Undressing Extraordinary (1901) provides one of the earliest filmed examples of something that would become a staple of both visual comedy and Surrealist art: that of inanimate objects refusing to obey natural physical laws, usually to the detriment of the person encountering them.
The Edison company, which distributed the film in the US, regarded it as a comedy, its catalogue claiming that the audience would end up "simply convulsed in laughter", though it has also been cited as a pioneering horror film, and not simply because of the scene with the skeleton (undressing taken to its logical extreme?). After all, the inability to complete an apparently simple task for reasons beyond one's control is one of the basic ingredients of a nightmare.
Although his initial gait makes it clear that a primary cause of the traveller's discomfiture is a combination of tiredness and alcohol, the fact that we see events from his perspective but not through his eyes adds a disturbing level of realism to the hallucinations, created via well-timed jump-cuts that convey the impression of a single three-minute take.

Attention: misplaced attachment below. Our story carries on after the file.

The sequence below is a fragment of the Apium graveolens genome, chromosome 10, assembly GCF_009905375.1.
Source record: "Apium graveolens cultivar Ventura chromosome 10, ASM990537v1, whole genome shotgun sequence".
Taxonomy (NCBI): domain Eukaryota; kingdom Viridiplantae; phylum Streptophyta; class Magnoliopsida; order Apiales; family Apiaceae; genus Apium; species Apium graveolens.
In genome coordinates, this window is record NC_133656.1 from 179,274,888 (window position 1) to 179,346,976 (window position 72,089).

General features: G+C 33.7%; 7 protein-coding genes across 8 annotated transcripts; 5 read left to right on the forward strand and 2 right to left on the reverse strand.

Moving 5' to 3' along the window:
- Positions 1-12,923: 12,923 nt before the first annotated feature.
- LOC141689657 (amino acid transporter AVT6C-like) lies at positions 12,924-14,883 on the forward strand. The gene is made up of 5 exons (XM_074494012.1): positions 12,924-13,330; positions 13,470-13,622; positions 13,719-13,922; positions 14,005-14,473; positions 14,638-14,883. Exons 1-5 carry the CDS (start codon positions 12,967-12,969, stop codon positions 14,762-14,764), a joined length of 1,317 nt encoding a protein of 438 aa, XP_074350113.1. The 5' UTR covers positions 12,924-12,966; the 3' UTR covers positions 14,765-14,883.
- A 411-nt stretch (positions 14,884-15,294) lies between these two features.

As with many of Booth's other shorts, similar concepts can be found in films made decades later, examples including Sherlock Jr (US, d. Buster Keaton, 1924), L'Age d'Or (France, d. Luis Buñuel, 1930), Magical Maestro (US, d. Tex Avery, 1952), The Flat (Byt, Czechoslovakia, d. Jan Svankmajer, 1968) and a great many sketches from Monty Python's Flying Circus (BBC, 1969-74).
*This film is included in the BFI DVD compilation 'R.W. Paul: The Collected Films 1895-1908', with music by Stephen Horne and optional commentary by Ian Christie.